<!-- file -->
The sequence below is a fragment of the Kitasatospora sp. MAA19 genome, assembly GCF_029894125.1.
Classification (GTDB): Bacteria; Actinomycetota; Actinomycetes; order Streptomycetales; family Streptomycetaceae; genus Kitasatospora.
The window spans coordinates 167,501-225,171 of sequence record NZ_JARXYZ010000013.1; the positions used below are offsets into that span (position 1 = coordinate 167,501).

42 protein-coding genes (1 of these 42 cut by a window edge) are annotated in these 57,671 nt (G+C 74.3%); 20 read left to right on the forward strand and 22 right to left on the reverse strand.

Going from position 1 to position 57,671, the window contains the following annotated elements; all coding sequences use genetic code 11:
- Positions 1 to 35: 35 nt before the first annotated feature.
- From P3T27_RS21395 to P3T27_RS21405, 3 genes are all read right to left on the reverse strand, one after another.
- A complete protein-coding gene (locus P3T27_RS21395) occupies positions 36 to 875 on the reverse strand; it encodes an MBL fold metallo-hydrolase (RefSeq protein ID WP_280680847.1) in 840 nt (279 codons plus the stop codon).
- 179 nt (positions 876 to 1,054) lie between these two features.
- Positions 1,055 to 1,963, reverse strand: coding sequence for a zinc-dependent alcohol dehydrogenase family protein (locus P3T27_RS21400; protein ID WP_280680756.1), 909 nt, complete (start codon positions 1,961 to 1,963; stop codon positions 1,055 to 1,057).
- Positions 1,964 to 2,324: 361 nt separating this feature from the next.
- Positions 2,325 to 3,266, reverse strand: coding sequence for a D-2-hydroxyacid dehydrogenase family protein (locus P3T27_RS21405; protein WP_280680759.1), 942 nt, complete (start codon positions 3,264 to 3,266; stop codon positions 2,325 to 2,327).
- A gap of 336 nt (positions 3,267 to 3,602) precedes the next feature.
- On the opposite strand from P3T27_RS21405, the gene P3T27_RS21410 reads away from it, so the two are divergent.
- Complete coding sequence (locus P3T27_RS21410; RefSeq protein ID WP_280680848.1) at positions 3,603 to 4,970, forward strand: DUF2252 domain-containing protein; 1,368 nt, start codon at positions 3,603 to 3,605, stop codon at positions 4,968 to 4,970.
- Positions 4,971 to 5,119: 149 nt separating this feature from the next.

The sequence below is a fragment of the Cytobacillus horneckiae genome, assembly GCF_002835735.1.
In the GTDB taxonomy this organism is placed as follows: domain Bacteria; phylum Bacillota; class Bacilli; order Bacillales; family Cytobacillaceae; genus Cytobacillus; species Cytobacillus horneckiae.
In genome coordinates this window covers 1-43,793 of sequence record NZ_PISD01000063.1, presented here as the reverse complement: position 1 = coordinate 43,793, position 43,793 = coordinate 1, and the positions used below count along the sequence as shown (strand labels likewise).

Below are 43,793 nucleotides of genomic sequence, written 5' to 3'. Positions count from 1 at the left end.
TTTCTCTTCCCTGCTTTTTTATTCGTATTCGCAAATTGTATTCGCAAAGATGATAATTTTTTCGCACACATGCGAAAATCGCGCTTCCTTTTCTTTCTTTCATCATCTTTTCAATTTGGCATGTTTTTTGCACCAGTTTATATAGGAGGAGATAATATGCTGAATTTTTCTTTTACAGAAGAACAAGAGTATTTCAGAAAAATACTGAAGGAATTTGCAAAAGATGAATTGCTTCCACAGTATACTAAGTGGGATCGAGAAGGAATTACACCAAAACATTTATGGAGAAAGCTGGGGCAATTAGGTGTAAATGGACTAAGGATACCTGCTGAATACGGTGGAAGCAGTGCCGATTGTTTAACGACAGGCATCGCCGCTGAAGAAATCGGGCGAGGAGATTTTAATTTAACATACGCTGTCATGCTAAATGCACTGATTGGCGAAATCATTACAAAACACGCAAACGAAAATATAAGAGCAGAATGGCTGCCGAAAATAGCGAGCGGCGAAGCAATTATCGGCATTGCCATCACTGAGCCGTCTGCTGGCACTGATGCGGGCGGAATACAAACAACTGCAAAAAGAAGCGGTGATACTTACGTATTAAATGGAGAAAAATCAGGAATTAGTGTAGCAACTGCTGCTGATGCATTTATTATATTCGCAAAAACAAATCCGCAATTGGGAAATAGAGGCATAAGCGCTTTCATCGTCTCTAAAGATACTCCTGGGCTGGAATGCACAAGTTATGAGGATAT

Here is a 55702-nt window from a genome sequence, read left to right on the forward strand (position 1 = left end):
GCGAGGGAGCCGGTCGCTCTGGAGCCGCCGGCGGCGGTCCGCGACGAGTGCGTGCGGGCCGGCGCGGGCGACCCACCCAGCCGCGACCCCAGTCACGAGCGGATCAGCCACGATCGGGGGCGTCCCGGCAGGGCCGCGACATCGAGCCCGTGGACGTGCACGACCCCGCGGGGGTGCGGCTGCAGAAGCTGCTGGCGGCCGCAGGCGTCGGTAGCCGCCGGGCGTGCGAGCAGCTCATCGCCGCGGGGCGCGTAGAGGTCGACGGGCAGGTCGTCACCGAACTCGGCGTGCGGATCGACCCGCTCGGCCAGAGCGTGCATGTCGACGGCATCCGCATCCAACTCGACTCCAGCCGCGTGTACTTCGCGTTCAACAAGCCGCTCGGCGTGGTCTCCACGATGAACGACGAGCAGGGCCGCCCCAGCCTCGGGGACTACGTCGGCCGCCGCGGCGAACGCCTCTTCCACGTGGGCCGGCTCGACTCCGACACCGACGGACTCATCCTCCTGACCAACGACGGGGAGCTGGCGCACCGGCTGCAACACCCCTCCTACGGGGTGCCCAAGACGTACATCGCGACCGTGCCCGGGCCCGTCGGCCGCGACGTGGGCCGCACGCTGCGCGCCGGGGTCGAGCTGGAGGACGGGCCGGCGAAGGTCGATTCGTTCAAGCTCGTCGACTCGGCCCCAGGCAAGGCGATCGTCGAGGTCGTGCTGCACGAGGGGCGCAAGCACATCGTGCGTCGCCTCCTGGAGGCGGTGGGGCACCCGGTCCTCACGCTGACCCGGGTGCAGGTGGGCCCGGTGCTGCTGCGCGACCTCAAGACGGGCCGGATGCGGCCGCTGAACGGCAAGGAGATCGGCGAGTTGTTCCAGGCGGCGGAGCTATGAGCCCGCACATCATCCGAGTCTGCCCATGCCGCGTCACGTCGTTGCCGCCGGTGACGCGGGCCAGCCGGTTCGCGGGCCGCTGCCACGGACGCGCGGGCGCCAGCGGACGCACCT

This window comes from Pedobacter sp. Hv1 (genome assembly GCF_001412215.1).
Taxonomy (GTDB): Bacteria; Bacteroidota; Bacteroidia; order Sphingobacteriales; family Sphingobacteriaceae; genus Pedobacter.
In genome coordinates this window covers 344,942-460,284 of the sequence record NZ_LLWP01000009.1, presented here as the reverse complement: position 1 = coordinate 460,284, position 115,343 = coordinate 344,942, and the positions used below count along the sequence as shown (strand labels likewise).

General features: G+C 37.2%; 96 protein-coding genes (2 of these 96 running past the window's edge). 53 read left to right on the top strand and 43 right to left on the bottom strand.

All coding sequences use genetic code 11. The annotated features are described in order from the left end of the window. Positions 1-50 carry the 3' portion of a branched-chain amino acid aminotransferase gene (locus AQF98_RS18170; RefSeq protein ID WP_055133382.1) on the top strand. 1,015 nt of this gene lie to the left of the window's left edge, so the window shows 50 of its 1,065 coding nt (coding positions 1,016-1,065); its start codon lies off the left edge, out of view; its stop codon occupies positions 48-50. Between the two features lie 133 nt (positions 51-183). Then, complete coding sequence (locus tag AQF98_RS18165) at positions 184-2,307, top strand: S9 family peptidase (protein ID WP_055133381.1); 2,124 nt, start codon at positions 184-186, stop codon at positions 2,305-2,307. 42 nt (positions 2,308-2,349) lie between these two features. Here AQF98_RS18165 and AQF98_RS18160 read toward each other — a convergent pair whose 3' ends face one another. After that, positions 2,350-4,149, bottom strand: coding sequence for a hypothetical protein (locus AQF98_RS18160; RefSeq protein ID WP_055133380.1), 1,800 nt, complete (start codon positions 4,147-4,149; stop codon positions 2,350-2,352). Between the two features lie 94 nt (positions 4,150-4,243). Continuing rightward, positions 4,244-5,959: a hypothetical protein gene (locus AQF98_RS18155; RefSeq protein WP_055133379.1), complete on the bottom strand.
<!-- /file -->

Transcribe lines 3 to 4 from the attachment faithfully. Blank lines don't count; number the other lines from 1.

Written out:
The window spans coordinates 167,501-225,171 of sequence record NZ_JARXYZ010000013.1; the positions used below are offsets into that span (position 1 = coordinate 167,501).

42 protein-coding genes (1 of these 42 cut by a window edge) are annotated in these 57,671 nt (G+C 74.3%); 20 read left to right on the forward strand and 22 right to left on the reverse strand.